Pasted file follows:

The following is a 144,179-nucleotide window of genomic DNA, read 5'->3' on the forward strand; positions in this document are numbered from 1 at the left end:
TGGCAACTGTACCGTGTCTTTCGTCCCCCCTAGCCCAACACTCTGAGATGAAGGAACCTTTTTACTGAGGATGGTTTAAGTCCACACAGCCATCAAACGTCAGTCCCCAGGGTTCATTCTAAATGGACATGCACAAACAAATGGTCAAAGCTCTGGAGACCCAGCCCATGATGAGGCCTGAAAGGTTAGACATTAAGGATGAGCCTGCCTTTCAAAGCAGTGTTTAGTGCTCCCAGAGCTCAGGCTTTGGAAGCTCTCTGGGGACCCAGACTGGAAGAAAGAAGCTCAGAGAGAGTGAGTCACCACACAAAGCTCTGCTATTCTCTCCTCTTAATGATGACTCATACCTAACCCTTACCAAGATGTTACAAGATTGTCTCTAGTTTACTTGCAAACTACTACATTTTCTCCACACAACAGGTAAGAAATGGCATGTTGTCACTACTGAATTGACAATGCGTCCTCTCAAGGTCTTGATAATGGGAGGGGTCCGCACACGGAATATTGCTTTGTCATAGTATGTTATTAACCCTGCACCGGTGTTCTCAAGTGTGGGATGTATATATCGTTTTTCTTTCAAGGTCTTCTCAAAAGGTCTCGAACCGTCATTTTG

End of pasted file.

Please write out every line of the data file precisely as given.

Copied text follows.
The following is a 144,179-nucleotide window of genomic DNA, read 5'->3' on the forward strand; positions in this document are numbered from 1 at the left end:
TGGCAACTGTACCGTGTCTTTCGTCCCCCCTAGCCCAACACTCTGAGATGAAGGAACCTTTTTACTGAGGATGGTTTAAGTCCACACAGCCATCAAACGTCAGTCCCCAGGGTTCATTCTAAATGGACATGCACAAACAAATGGTCAAAGCTCTGGAGACCCAGCCCATGATGAGGCCTGAAAGGTTAGACATTAAGGATGAGCCTGCCTTTCAAAGCAGTGTTTAGTGCTCCCAGAGCTCAGGCTTTGGAAGCTCTCTGGGGACCCAGACTGGAAGAAAGAAGCTCAGAGAGAGTGAGTCACCACACAAAGCTCTGCTATTCTCTCCTCTTAATGATGACTCATACCTAACCCTTACCAAGATGTTACAAGATTGTCTCTAGTTTACTTGCAAACTACTACATTTTCTCCACACAACAGGTAAGAAATGGCATGTTGTCACTACTGAATTGACAATGCGTCCTCTCAAGGTCTTGATAATGGGAGGGGTCCGCACACGGAATATTGCTTTGTCATAGTATGTTATTAACCCTGCACCGGTGTTCTCAAGTGTGGGATGTATATATCGTTTTTCTTTCAAGGTCTTCTCAAAAGGTCTCGAACCGTCATTTTG